Hungarian Prime Minister Viktor Orban delivers his speech during the meeting the Professiors' Bathyany Group in Budapest on September 7, 2010. At home at least, the popularity of Hungary's new Prime Minister Viktor Orban, who secured an historic two-thirds majority in general elections in April, remains unbroken. With the government marking its 100th day in power opinion polls show support for the charismatic leader still at an astonishing 64 percent, making the 47-year-old the country's most popular premier ever. AFP PHOTO / FERENC ISZA
Viktor Orban

It’s not every day that a prime minister publicly declares his determination to turn his country into an “illiberal” state. Granted, more than a few heads of government, as we’ve seen on this site, are working hard toward that very goal, but they usually don’t go out of their way to advertise it. Yet that’s precisely what Hungarian PM Viktor Orban did last year. And the reason he gave for wanting to make Hungary “illiberal” was that, in his view, Vladimir Putin has done such a terrific job of making Russia an “illiberal” success story.

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Orban with his hero

Orban, you see, is a big fan of Putin. In fact, to quote the Telegraph, he’s done such an effective job of “harassing civil liberty groups, clamping down on the press and entrenching his grip on power” that critics have called him a “little Putin.” In February, the Russian president visited Orban in – as the Telegraph put it – “an attempt to show the world he still has a friend in the EU despite East-West tension over Ukraine.” The visit was marked by a sizable protest one of whose organizers warned that Hungary, which in the years after the fall of the Iron Curtain seemed like a solid democracy and U.S. ally in the making, is “getting ever closer to the Russian model and farther from the European one.” In short, Orban’s plans are working.

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At a joint press conference

Orban announced his country’s new direction in a speech given on July 26 of last year. “The new state that we are building in Hungary today,” he declared, “is not a liberal state. It doesn’t deny liberalism’s basic values such as freedom but doesn’t make it a core element. It uses a particular, nationalist approach.” As Tim McNamara explained in Policy Review not long after the speech, Orban’s “populist nationalism” peddles the concept of Hungarian exceptionalism, depicts the EU and US as enemies, demonizes opponents of his ruling Fidesz Party, works to close down foreign-funded civil-society groups, and uses a combination of methods (described by McNamara as “remarkably similar…to what has happened in Russia”) to intimidate, bankrupt, buy off, seduce, or just plain crush opposition media. Yet leaders of the European Union (which Hungary joined in 2004) have been pretty much silent about this systematic violation of purported EU values.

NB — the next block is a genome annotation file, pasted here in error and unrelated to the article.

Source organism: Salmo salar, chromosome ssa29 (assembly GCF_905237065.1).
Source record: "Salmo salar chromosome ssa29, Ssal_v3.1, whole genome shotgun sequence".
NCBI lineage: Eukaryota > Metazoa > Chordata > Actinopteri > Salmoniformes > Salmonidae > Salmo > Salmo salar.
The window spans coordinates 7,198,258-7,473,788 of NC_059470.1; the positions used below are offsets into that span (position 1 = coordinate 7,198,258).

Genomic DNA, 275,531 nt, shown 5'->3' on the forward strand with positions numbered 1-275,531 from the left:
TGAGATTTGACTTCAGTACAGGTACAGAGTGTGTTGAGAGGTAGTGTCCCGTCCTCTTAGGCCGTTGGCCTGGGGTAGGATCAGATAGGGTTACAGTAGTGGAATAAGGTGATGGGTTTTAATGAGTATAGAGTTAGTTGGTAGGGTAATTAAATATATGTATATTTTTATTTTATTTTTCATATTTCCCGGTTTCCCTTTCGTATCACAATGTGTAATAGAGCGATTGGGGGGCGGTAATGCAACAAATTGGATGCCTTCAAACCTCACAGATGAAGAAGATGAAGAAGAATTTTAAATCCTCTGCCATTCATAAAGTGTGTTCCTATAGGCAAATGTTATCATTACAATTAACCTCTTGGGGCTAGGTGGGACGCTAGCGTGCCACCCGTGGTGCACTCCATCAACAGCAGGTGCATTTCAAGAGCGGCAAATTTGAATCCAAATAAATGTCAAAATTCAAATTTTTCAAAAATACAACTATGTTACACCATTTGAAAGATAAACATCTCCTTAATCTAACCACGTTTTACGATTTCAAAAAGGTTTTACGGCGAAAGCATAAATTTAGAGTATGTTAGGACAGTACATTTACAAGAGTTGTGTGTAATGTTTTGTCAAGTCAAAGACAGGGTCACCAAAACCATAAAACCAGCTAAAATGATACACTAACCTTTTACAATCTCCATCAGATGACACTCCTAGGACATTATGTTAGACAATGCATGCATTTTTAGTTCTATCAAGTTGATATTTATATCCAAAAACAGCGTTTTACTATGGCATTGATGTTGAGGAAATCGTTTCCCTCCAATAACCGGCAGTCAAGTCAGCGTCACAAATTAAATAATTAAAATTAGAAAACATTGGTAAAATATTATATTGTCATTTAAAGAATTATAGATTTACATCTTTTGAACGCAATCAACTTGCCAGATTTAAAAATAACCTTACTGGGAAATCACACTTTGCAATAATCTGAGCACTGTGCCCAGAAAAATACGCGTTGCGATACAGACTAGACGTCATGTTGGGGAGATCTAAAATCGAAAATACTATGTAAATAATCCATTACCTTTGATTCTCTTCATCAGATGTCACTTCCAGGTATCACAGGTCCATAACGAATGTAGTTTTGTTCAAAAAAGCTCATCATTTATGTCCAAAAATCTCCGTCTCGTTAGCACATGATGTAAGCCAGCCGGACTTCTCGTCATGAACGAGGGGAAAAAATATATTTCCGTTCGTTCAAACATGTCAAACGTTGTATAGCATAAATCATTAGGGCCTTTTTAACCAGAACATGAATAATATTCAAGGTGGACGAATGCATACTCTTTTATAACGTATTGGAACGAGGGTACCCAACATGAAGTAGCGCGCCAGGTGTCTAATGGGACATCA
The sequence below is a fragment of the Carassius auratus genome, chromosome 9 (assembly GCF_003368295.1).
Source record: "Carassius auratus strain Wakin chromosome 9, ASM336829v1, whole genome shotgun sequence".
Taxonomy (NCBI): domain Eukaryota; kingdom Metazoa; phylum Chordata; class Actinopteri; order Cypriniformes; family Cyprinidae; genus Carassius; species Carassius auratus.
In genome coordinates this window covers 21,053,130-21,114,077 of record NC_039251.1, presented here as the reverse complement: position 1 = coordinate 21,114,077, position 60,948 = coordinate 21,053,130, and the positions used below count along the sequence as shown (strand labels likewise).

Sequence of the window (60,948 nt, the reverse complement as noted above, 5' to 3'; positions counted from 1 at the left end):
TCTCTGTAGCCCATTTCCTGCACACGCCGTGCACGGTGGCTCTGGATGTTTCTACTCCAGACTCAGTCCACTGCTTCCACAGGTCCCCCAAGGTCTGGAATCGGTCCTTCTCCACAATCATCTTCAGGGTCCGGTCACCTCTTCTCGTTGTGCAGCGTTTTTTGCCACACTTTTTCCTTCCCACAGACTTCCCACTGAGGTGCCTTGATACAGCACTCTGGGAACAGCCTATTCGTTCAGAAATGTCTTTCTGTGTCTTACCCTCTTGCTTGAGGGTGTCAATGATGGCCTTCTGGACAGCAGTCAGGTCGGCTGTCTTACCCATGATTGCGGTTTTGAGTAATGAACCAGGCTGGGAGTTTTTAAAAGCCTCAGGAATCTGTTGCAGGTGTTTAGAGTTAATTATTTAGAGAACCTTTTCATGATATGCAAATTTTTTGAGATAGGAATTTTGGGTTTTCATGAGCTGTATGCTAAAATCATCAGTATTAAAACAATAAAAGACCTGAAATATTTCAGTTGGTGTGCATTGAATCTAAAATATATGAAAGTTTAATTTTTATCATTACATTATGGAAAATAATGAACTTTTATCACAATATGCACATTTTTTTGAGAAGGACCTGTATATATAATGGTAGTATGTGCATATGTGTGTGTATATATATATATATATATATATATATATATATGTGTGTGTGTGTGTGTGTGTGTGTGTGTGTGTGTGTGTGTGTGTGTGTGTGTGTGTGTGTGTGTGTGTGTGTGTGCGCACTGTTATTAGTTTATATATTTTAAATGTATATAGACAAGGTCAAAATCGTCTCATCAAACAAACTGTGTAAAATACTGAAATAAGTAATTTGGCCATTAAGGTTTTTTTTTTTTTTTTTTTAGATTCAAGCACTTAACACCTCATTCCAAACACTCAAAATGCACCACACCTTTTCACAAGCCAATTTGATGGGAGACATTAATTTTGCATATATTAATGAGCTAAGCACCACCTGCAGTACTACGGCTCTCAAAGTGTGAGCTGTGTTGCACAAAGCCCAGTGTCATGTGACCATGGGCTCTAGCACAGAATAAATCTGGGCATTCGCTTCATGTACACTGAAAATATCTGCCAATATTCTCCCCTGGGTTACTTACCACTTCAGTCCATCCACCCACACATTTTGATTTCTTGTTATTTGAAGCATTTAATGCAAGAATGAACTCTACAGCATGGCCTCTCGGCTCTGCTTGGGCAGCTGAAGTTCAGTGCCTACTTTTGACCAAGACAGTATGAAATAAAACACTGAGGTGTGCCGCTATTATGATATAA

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Gábor Vona

And what about NATO, of which Hungary has been a member since 1999? In a time when other countries in Russia’s neighborhood are uneasy about Putin’s saber-rattling and are begging for a stronger NATO presence within their borders, how can Orban’s government possibly be seen as a reliable partner in the defense pact and not as the likely ally of a potential aggressor? As Keith Johnson wrote about Hungary in Foreign Policy last November, “While Europe and the United States are trying to build a common front to push back against Russian aggression…one member of the team seems to be switching jerseys.”

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Vona with Aleksandr Dugin

This April, the Economist brought what might have seemed like hopeful tidings: “a row with America over corruption, Mr Orban’s cosying up to Russia’s Vladimir Putin and the flashy lifestyles of some Fidesz leaders” were eroding the ruling party’s support among the Hungarian electorate. But in fact it looks more as if Hungary is jumping out of the frying pan and into the fire: for as Fidesz falters, more and more Hungarian voters are turning to another party, Jobbik, which has its own “paramilitary wing” and a platform that makes Fidesz look like Amnesty International. Jobbik doesn’t try to hide its savage contempt for (among much else) gays, Jews, and Israel. And let’s not forget the U.S., which, according to party leader Gábor Vona, is engaged in the vile business of “spread[ing] a subhuman culture” around the world.

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Vona and a colleague at the Duma, the lower house of the Russian Parliament

Meanwhile, guess whom Vona is cozying up to? In the last couple of years, he’s lectured in Moscow on invitation from Putin intimate Aleksandr Dugin – who calls for “the restoration of the Russian Empire through the unification of Russian-speaking territories” and seeks to “hasten the ‘end of times’ with all out war” – and praised Putin’s Russia as a “Eurasian power that could spearhead a real political, economic and cultural resistance against the Euro-Atlantic block.” (It’s no coincidence that Vona was head of the Hungarian-Russian friendship group in the Hungarian Parliament.) Writing last year in Foreign Affairs, Mitchell A. Orenstein stated flatly that “Putin has taken the Jobbik party under his wing.”

What more do we need to know? The facts are clear: barring some thoroughly unforeseen development, Hungary will in all likelihood either continue to be governed by Fidesz during the next few years or pass into the hands of Jobbik. Which means that this strategically located member of the EU and NATO seems destined to become more and more of a satellite (and Xerox copy) of Putin’s Russia.

It’s a sad prospect for the Hungarian people – and a dangerous one for Europe and the West. In other words, just what Putin wants.